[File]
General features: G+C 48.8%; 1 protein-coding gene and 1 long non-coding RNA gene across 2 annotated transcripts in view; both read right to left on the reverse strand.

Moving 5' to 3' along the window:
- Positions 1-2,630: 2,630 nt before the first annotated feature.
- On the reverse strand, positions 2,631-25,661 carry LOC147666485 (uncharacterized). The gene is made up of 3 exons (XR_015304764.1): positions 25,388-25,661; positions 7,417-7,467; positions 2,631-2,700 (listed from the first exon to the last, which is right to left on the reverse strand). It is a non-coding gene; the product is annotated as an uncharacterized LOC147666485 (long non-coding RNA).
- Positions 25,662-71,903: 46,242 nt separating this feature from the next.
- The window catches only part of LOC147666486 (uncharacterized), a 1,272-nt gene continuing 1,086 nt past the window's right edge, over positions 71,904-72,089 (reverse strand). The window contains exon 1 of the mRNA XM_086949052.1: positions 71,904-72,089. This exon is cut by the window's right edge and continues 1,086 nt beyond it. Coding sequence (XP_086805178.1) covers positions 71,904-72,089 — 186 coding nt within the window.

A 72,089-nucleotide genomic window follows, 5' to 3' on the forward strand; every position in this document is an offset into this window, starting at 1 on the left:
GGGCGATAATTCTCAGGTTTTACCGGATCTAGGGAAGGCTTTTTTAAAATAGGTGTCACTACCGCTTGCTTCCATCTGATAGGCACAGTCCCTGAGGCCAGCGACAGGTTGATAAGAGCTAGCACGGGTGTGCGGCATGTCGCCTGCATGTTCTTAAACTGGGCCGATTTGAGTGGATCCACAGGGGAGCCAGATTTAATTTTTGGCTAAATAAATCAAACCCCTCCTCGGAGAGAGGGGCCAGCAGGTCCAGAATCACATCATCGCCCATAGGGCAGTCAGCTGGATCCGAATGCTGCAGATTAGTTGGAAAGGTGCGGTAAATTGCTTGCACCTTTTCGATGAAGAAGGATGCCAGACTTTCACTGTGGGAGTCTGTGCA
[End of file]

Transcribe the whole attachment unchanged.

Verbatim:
General features: G+C 48.8%; 1 protein-coding gene and 1 long non-coding RNA gene across 2 annotated transcripts in view; both read right to left on the reverse strand.

Moving 5' to 3' along the window:
- Positions 1-2,630: 2,630 nt before the first annotated feature.
- On the reverse strand, positions 2,631-25,661 carry LOC147666485 (uncharacterized). The gene is made up of 3 exons (XR_015304764.1): positions 25,388-25,661; positions 7,417-7,467; positions 2,631-2,700 (listed from the first exon to the last, which is right to left on the reverse strand). It is a non-coding gene; the product is annotated as an uncharacterized LOC147666485 (long non-coding RNA).
- Positions 25,662-71,903: 46,242 nt separating this feature from the next.
- The window catches only part of LOC147666486 (uncharacterized), a 1,272-nt gene continuing 1,086 nt past the window's right edge, over positions 71,904-72,089 (reverse strand). The window contains exon 1 of the mRNA XM_086949052.1: positions 71,904-72,089. This exon is cut by the window's right edge and continues 1,086 nt beyond it. Coding sequence (XP_086805178.1) covers positions 71,904-72,089 — 186 coding nt within the window.

A 72,089-nucleotide genomic window follows, 5' to 3' on the forward strand; every position in this document is an offset into this window, starting at 1 on the left:
GGGCGATAATTCTCAGGTTTTACCGGATCTAGGGAAGGCTTTTTTAAAATAGGTGTCACTACCGCTTGCTTCCATCTGATAGGCACAGTCCCTGAGGCCAGCGACAGGTTGATAAGAGCTAGCACGGGTGTGCGGCATGTCGCCTGCATGTTCTTAAACTGGGCCGATTTGAGTGGATCCACAGGGGAGCCAGATTTAATTTTTGGCTAAATAAATCAAACCCCTCCTCGGAGAGAGGGGCCAGCAGGTCCAGAATCACATCATCGCCCATAGGGCAGTCAGCTGGATCCGAATGCTGCAGATTAGTTGGAAAGGTGCGGTAAATTGCTTGCACCTTTTCGATGAAGAAGGATGCCAGACTTTCACTGTGGGAGTCTGTGCA